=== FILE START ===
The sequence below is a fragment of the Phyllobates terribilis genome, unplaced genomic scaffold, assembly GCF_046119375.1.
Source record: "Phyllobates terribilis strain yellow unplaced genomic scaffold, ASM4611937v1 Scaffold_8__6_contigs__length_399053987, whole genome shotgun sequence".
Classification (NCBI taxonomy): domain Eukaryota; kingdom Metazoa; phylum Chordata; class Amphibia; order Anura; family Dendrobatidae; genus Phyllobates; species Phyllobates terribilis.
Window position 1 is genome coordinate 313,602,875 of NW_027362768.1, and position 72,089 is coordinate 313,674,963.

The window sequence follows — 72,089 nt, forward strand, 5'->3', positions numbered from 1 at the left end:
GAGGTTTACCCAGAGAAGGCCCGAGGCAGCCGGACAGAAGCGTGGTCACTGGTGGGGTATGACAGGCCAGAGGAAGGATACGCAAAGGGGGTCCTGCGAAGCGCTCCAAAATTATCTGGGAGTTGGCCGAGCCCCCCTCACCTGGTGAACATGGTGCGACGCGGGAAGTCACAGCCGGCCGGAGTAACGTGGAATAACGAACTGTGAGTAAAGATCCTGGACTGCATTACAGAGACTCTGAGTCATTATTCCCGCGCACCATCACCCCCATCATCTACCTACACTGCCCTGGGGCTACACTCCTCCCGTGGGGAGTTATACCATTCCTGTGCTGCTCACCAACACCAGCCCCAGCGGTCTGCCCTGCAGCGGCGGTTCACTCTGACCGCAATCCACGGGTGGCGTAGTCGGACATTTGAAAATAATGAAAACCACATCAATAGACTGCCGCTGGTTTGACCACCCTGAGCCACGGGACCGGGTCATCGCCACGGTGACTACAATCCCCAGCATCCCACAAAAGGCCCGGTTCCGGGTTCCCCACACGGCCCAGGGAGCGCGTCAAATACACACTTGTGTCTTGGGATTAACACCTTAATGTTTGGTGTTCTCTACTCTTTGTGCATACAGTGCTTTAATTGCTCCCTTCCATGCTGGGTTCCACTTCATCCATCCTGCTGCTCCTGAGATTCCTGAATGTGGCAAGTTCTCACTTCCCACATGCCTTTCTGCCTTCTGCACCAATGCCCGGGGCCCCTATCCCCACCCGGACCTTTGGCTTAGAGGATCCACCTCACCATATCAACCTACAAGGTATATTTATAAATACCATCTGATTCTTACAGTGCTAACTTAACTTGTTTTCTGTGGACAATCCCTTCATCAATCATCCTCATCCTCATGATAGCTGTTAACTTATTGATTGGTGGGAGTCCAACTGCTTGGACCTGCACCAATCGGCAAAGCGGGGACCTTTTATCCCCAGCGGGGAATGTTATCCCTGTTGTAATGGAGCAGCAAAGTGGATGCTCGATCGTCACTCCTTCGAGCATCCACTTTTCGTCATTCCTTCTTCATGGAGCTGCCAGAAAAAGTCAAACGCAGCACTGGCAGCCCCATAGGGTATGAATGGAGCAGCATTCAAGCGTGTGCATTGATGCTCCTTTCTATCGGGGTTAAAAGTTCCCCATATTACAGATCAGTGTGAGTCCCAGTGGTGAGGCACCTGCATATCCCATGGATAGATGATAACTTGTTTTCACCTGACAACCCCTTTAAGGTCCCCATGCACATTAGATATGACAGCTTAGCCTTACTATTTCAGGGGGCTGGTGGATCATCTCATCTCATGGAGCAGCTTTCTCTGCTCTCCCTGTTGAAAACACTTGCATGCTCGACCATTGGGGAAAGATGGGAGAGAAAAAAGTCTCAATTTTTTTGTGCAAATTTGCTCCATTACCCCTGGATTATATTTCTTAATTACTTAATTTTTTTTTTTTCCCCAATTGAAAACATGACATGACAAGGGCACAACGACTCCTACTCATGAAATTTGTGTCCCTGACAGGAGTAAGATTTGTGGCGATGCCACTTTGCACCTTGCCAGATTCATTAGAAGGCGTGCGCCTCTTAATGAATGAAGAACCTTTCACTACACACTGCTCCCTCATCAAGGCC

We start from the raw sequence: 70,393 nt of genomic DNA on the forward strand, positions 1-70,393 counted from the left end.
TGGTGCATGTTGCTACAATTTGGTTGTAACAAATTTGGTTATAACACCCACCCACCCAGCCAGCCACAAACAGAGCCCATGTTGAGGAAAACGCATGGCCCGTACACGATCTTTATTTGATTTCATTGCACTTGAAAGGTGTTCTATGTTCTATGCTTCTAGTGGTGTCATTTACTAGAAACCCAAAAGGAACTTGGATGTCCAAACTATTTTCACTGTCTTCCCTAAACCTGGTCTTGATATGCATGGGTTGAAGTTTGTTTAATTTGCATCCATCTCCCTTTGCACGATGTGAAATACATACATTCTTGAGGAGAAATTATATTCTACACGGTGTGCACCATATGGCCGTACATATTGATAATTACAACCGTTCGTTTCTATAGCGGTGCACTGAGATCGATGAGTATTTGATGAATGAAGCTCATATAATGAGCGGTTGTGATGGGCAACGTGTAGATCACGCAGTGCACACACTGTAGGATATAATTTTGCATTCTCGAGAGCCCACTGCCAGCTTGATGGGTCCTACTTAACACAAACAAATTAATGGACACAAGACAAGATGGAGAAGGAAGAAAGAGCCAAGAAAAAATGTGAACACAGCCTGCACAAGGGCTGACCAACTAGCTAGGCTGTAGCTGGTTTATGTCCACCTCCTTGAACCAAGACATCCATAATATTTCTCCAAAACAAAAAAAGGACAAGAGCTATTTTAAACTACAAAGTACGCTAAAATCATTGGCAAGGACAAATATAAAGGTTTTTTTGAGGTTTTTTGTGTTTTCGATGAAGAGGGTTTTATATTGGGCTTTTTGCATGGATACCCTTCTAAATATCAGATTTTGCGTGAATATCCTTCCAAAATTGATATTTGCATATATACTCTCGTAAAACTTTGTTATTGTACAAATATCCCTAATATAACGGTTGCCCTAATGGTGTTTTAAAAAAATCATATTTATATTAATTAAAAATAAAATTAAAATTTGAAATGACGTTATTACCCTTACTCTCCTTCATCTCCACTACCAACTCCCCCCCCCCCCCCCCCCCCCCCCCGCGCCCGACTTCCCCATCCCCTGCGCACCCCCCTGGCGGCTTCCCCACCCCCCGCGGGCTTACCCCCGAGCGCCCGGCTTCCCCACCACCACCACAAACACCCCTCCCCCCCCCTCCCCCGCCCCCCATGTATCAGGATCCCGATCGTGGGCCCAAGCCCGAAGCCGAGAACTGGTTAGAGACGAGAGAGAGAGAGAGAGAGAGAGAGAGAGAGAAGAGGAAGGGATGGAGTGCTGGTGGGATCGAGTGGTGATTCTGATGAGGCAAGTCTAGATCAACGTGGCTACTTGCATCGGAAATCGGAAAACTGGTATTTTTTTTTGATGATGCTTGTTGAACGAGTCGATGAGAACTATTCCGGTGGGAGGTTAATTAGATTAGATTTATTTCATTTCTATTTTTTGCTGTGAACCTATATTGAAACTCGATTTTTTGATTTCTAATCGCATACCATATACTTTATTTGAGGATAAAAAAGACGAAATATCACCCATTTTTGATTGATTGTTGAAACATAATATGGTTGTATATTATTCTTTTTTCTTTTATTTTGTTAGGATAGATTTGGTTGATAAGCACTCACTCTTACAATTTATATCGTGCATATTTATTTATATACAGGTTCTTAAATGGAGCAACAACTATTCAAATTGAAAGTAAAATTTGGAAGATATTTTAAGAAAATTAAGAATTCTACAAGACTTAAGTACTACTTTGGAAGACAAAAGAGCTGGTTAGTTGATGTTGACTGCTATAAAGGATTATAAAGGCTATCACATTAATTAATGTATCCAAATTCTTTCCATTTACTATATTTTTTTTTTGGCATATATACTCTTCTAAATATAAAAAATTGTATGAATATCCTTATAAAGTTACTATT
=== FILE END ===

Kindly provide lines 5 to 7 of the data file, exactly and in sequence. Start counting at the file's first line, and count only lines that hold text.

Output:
The window sequence follows — 72,089 nt, forward strand, 5'->3', positions numbered from 1 at the left end:
GAGGTTTACCCAGAGAAGGCCCGAGGCAGCCGGACAGAAGCGTGGTCACTGGTGGGGTATGACAGGCCAGAGGAAGGATACGCAAAGGGGGTCCTGCGAAGCGCTCCAAAATTATCTGGGAGTTGGCCGAGCCCCCCTCACCTGGTGAACATGGTGCGACGCGGGAAGTCACAGCCGGCCGGAGTAACGTGGAATAACGAACTGTGAGTAAAGATCCTGGACTGCATTACAGAGACTCTGAGTCATTATTCCCGCGCACCATCACCCCCATCATCTACCTACACTGCCCTGGGGCTACACTCCTCCCGTGGGGAGTTATACCATTCCTGTGCTGCTCACCAACACCAGCCCCAGCGGTCTGCCCTGCAGCGGCGGTTCACTCTGACCGCAATCCACGGGTGGCGTAGTCGGACATTTGAAAATAATGAAAACCACATCAATAGACTGCCGCTGGTTTGACCACCCTGAGCCACGGGACCGGGTCATCGCCACGGTGACTACAATCCCCAGCATCCCACAAAAGGCCCGGTTCCGGGTTCCCCACACGGCCCAGGGAGCGCGTCAAATACACACTTGTGTCTTGGGATTAACACCTTAATGTTTGGTGTTCTCTACTCTTTGTGCATACAGTGCTTTAATTGCTCCCTTCCATGCTGGGTTCCACTTCATCCATCCTGCTGCTCCTGAGATTCCTGAATGTGGCAAGTTCTCACTTCCCACATGCCTTTCTGCCTTCTGCACCAATGCCCGGGGCCCCTATCCCCACCCGGACCTTTGGCTTAGAGGATCCACCTCACCATATCAACCTACAAGGTATATTTATAAATACCATCTGATTCTTACAGTGCTAACTTAACTTGTTTTCTGTGGACAATCCCTTCATCAATCATCCTCATCCTCATGATAGCTGTTAACTTATTGATTGGTGGGAGTCCAACTGCTTGGACCTGCACCAATCGGCAAAGCGGGGACCTTTTATCCCCAGCGGGGAATGTTATCCCTGTTGTAATGGAGCAGCAAAGTGGATGCTCGATCGTCACTCCTTCGAGCATCCACTTTTCGTCATTCCTTCTTCATGGAGCTGCCAGAAAAAGTCAAACGCAGCACTGGCAGCCCCATAGGGTATGAATGGAGCAGCATTCAAGCGTGTGCATTGATGCTCCTTTCTATCGGGGTTAAAAGTTCCCCATATTACAGATCAGTGTGAGTCCCAGTGGTGAGGCACCTGCATATCCCATGGATAGATGATAACTTGTTTTCACCTGACAACCCCTTTAAGGTCCCCATGCACATTAGATATGACAGCTTAGCCTTACTATTTCAGGGGGCTGGTGGATCATCTCATCTCATGGAGCAGCTTTCTCTGCTCTCCCTGTTGAAAACACTTGCATGCTCGACCATTGGGGAAAGATGGGAGAGAAAAAAGTCTCAATTTTTTTGTGCAAATTTGCTCCATTACCCCTGGATTATATTTCTTAATTACTTAATTTTTTTTTTTTCCCCAATTGAAAACATGACATGACAAGGGCACAACGACTCCTACTCATGAAATTTGTGTCCCTGACAGGAGTAAGATTTGTGGCGATGCCACTTTGCACCTTGCCAGATTCATTAGAAGGCGTGCGCCTCTTAATGAATGAAGAACCTTTCACTACACACTGCTCCCTCATCAAGGCC

We start from the raw sequence: 70,393 nt of genomic DNA on the forward strand, positions 1-70,393 counted from the left end.